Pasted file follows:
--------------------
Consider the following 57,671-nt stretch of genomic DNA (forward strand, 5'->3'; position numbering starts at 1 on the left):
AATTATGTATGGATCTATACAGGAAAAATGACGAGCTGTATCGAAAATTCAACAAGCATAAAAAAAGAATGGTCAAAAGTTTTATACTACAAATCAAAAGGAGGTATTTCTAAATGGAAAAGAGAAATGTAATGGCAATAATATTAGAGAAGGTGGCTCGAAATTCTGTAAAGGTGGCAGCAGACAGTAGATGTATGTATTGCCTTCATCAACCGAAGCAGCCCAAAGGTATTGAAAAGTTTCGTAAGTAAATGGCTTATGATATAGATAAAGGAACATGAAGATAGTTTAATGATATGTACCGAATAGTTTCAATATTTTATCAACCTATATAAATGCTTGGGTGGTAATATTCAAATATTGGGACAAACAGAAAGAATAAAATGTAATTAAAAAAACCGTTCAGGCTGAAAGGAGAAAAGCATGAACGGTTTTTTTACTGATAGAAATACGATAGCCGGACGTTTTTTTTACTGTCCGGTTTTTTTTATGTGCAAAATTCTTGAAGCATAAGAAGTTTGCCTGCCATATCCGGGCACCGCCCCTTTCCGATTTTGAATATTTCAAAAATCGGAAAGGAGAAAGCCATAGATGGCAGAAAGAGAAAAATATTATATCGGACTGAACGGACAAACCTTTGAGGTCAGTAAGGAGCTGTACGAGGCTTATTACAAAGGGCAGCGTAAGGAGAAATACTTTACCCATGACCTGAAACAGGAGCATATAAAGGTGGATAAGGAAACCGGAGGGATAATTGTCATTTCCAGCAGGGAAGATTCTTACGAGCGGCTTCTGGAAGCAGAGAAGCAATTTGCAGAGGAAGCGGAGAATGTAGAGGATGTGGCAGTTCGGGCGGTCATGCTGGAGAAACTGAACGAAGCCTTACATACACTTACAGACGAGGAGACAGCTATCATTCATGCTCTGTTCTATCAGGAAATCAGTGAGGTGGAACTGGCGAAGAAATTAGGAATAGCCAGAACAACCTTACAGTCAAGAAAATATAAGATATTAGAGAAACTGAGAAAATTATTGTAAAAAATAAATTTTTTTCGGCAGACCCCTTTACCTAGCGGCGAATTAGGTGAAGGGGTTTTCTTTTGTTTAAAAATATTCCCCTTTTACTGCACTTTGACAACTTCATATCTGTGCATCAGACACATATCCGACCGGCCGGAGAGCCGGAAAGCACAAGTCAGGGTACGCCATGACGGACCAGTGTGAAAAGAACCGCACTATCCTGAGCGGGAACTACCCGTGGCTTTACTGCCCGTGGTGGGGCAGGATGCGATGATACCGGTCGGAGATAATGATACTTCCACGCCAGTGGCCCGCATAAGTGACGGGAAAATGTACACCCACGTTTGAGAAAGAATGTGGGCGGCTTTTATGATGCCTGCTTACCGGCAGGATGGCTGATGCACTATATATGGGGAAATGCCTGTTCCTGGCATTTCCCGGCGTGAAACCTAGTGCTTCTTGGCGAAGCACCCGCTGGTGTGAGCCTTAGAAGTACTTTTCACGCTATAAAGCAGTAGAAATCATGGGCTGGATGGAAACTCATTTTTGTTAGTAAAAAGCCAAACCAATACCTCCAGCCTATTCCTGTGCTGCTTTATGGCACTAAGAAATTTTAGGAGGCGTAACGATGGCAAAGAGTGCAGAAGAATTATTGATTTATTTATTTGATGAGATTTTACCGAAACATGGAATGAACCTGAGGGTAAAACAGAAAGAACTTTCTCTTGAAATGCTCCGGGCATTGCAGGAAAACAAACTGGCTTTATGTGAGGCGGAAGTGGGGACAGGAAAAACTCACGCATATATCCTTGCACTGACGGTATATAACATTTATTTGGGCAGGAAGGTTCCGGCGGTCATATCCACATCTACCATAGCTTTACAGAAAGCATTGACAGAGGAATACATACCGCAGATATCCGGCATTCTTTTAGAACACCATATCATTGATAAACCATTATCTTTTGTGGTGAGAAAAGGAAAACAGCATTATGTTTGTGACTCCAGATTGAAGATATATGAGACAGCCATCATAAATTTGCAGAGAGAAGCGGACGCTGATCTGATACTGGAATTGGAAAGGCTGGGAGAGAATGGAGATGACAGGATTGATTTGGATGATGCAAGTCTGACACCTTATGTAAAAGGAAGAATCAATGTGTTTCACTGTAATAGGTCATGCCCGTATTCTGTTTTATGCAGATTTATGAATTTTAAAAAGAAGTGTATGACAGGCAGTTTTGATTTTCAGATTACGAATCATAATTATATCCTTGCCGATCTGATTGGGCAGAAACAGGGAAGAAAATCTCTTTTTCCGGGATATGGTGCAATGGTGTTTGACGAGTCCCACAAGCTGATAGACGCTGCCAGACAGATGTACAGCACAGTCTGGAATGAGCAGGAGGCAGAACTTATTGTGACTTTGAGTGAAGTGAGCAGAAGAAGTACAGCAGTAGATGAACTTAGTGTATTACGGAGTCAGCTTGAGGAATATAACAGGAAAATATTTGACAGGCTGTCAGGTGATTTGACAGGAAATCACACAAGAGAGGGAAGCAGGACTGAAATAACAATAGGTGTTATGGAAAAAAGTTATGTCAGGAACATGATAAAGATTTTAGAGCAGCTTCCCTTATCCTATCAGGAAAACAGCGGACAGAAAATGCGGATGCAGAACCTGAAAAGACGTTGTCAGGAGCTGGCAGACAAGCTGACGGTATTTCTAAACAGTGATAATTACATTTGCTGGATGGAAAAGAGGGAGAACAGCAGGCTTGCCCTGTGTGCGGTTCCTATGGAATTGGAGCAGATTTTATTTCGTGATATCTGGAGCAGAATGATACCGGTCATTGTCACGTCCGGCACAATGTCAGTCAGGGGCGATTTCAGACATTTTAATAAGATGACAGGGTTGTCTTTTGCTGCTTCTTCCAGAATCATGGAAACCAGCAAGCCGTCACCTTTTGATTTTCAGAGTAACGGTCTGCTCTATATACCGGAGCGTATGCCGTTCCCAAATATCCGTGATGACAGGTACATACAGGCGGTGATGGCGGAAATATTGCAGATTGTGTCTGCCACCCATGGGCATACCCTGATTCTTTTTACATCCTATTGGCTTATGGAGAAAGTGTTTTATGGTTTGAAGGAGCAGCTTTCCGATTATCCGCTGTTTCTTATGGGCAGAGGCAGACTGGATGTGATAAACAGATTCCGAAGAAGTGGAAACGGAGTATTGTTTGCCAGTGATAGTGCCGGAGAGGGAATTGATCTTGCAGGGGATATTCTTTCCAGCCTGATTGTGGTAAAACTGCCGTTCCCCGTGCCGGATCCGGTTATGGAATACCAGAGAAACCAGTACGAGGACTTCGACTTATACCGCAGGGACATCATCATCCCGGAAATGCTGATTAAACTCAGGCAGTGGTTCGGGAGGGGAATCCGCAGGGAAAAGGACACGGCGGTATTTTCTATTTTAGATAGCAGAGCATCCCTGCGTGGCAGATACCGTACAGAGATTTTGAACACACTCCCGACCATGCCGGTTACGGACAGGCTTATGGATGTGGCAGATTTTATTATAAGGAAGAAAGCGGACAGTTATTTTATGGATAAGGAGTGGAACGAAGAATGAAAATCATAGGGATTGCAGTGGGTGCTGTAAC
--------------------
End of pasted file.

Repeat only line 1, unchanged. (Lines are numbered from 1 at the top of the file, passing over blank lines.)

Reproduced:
Consider the following 57,671-nt stretch of genomic DNA (forward strand, 5'->3'; position numbering starts at 1 on the left):